The final north leg was scenic with decent bank quality (by Pec standards) and nicer vistas. Initially I had planned on taking out at Larse Road which would have been somewhat tricky…but I was pleasantly surprised to find a public landing just upstream of it which proved to be a far superior take-out.
In summary this was a mediocre trip. On the plus side, it’s easy…no portages for logjams, great put-in/take-out, no dams/rapids or other hazards, and the bike shuttle isn’t long. This leg of the river also never gets too low, so is great to do during droughts when other rivers are running shallow. The wooded ridges/bluffs were scenic even if they didn’t have outcrops. On the downside, parts of the river were just too slow, straight, and boring. If you’re new to the Pecatonica, I suggest starting with another more interesting leg. But if you’re local looking for a new adventure, this isn’t an bad trip.
Sights include several deer (surprising given how many hunters I saw), eagles, and a red-tail. The highlight was a family of three large otters who watched me pass and chirped very loudly at me.
Hwy 78 Landing: This is a great public landing. Few use it, but for kayakers that’s perfect as this means privacy and seclusion. Note the landing is not located at the bridge per say but rather a quarter mile to the west of it.
- Riverside Road Landing: (3.2 miles upstream from Hwy 78) This is a good public access. However this leg likely wouldn’t be that interesting.
Gratiot Conservation Club Landing: This is an overlooked but good public landing.
- Sargent Road Landing: (4.7 miles downstream from Gratiot Conservation Landing) This would be a decent public access. I’m not sure this bonus leg would be that interesting.
Shuttle & Rental Information:
Gratiot Conservation Club Landing to Hwy 78 Landing: 4.1 miles with 49′ of ascent. Most of the shuttle route I took was along the Cheese Country Trail which was scenic, but badly chewed up by heavy ATV and snowmobile use. Roughly half of the trail I used was so bad (nasty loose gravel), that walking was sometimes more practical. While attractive with outcrops, and benefiting from wind protecting cover, I’m not sure I can recommend taking the Cheese Country Trail unless you have a fat tire bike. You will need a state trail pass to use the trail.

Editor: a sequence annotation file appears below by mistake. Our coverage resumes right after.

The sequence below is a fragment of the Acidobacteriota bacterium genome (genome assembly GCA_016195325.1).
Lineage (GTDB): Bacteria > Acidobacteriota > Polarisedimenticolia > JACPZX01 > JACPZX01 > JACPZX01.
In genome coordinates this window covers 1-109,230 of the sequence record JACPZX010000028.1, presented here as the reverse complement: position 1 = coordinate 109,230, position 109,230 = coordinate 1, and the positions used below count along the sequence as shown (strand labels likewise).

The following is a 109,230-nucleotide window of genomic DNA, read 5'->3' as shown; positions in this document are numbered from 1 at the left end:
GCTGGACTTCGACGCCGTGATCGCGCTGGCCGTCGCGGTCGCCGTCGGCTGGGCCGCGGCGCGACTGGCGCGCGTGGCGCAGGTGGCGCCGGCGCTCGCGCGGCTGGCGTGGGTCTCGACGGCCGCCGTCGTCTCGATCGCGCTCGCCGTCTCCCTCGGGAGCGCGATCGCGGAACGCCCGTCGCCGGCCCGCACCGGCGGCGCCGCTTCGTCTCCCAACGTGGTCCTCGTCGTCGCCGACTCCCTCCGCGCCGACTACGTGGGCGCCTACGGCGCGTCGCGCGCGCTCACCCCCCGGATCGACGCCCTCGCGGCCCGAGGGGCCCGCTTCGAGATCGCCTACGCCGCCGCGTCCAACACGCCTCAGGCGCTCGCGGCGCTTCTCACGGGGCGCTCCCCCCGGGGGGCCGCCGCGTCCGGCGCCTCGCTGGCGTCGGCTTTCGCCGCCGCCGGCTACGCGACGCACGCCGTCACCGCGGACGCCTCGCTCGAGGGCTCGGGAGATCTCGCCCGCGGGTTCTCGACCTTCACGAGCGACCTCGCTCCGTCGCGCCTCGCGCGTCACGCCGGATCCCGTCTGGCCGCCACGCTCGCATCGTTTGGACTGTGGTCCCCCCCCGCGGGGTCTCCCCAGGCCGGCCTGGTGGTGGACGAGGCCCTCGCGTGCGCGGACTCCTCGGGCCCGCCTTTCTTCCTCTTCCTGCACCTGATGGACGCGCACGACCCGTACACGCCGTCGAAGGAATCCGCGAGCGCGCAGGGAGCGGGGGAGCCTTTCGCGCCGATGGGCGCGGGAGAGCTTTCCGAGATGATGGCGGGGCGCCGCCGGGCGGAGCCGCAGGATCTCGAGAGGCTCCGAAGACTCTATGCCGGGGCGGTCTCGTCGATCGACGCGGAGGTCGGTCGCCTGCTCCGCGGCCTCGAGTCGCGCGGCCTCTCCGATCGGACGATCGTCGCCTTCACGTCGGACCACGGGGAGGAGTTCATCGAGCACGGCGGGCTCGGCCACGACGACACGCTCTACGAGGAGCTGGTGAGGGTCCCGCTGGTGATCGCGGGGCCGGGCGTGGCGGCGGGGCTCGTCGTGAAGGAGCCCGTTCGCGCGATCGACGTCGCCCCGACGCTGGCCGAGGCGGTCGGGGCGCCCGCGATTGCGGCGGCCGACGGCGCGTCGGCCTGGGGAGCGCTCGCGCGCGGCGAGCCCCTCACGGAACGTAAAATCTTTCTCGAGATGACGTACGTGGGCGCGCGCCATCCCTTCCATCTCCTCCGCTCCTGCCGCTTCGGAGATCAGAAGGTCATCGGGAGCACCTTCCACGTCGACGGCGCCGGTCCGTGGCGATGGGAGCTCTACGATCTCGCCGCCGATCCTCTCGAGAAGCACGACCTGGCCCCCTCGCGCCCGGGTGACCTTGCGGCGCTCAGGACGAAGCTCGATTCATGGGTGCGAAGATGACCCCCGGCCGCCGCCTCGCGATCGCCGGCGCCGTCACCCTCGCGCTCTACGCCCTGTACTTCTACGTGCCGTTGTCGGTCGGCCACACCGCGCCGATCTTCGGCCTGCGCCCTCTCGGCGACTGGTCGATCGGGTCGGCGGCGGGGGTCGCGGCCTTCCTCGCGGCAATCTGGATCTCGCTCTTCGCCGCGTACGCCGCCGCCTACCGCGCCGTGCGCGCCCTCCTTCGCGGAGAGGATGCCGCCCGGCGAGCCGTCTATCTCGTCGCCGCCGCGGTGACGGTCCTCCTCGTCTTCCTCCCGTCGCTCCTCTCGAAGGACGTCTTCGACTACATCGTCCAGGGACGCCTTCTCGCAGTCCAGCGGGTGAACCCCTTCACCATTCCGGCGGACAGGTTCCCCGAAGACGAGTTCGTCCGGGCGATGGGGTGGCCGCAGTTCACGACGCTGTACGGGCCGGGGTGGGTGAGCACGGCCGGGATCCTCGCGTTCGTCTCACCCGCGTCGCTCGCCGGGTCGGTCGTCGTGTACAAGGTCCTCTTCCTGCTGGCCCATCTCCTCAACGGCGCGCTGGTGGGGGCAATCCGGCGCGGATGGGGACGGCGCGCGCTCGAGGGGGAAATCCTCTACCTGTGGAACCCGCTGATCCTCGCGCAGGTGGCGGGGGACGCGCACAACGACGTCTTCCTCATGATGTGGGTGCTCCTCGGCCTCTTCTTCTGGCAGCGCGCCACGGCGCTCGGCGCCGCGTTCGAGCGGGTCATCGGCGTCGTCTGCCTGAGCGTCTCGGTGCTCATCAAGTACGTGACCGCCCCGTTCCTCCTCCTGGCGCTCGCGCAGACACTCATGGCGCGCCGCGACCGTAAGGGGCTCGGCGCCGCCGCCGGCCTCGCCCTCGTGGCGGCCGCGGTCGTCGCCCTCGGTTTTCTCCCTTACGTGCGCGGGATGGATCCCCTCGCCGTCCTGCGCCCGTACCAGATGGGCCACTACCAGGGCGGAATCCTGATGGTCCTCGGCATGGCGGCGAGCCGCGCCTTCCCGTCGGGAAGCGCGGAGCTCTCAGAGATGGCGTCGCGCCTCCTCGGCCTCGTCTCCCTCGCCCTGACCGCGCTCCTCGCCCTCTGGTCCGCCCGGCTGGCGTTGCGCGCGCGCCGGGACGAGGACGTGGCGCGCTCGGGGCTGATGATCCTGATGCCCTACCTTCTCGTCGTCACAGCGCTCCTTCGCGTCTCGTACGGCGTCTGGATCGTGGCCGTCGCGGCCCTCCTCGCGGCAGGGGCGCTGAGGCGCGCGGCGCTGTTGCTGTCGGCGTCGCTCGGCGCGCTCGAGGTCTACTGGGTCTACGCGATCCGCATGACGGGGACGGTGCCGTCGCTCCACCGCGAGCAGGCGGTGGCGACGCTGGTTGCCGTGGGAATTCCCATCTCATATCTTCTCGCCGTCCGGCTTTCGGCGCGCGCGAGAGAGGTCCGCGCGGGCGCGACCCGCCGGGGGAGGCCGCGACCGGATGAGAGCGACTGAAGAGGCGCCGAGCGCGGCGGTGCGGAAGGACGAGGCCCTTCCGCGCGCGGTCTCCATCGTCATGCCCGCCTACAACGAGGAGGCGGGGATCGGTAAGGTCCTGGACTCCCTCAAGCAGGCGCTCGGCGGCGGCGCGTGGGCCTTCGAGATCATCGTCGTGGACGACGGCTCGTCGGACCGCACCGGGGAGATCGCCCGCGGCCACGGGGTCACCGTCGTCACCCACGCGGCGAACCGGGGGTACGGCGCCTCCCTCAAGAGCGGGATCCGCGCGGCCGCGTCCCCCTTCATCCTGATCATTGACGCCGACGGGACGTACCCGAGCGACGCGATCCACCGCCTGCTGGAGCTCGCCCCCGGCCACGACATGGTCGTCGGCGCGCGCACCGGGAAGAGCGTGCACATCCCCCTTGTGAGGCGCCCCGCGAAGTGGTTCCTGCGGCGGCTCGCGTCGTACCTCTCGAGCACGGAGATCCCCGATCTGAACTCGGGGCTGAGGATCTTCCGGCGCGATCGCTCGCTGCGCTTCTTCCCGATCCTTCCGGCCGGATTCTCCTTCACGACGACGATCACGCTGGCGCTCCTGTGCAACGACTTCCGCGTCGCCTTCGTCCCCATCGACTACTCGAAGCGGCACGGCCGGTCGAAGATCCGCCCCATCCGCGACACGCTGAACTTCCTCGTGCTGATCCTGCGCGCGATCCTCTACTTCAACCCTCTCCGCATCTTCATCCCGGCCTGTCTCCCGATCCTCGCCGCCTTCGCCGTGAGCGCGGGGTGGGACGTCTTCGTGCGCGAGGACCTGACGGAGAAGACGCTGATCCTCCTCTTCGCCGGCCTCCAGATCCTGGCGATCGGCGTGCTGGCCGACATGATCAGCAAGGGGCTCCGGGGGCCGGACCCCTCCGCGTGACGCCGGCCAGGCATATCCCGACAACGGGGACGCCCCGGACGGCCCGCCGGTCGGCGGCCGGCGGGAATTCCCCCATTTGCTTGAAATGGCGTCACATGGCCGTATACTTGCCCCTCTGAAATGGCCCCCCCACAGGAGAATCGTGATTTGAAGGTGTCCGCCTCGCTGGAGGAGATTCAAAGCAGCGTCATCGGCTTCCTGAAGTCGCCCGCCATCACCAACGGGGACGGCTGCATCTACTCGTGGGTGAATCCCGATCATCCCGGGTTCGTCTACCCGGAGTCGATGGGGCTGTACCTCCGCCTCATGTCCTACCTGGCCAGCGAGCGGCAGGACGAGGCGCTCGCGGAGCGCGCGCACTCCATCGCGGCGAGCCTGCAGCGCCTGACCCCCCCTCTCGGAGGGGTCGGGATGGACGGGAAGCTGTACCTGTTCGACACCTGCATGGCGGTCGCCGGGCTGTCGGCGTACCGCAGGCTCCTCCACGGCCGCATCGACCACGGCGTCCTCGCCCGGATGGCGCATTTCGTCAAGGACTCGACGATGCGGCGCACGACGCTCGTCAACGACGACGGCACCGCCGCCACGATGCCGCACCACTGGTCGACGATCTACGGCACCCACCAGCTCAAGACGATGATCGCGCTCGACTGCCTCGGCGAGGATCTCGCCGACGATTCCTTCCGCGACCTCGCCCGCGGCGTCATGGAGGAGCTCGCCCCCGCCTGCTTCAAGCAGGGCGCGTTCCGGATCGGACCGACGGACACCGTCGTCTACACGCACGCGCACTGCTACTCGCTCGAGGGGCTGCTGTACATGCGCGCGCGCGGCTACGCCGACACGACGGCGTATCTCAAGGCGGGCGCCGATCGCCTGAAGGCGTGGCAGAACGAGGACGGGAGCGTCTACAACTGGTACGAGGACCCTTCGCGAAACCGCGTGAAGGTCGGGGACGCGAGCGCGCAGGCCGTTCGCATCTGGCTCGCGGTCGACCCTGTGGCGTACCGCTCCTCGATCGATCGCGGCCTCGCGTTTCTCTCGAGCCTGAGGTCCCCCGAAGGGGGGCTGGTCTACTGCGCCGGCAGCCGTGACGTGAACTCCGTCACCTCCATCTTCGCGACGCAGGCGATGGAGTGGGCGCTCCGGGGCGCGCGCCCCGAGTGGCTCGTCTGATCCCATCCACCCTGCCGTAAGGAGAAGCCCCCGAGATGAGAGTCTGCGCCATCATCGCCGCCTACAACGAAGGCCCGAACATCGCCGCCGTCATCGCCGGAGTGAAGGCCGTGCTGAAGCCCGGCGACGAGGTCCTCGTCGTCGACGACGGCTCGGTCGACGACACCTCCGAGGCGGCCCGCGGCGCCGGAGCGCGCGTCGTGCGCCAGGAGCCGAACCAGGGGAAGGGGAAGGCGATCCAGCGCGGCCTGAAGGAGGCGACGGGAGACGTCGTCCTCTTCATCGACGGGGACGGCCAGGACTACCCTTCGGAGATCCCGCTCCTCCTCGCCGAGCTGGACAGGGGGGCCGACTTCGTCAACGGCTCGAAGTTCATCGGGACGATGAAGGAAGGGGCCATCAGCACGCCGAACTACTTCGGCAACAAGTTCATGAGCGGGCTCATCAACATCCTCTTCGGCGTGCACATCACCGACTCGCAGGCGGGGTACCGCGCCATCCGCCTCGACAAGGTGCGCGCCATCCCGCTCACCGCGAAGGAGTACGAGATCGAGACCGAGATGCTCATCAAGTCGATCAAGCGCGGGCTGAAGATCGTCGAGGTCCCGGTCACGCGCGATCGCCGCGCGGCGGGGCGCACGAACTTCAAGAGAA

Alternatively you can also shuttle north of the river. This would be all paved and much shorter (2.4 miles), but would be hilly (154′ of climbing).
Hazards, Logjams and Current:
Rapids/Fences/Logjams: None. There are a few downed trees, but it was usually pretty easy to get around them.
Current: Generally speaking, the current is really slow.
Cold Water: This was a “cold water paddle”. While there isn’t a temperature gauge on the river, I suspect it was in the upper 40s (F). Paddlers should always assume they’ll tip over during a cold water paddle and should be wearing appropriate protective clothing for cold water immersion as well as a life jacket.
Deer Season: This was the first day of gun season and I saw a lot of hunters. IMO you’re ok to kayak during gun deer season, but you should wear bright clothing.
River Depth and Navigability:
Closest Gauge: Pecatonica River @ Darlington
Trip Depth: 116 CFS or 2.4′
- < 100 CFS: The river infrequently gets this low, but even so, navigability shouldn’t be an issue.
- 101-210 CFS: Very ideal conditions and a good target range for the Lower Pec. The water should be relatively clean at these levels.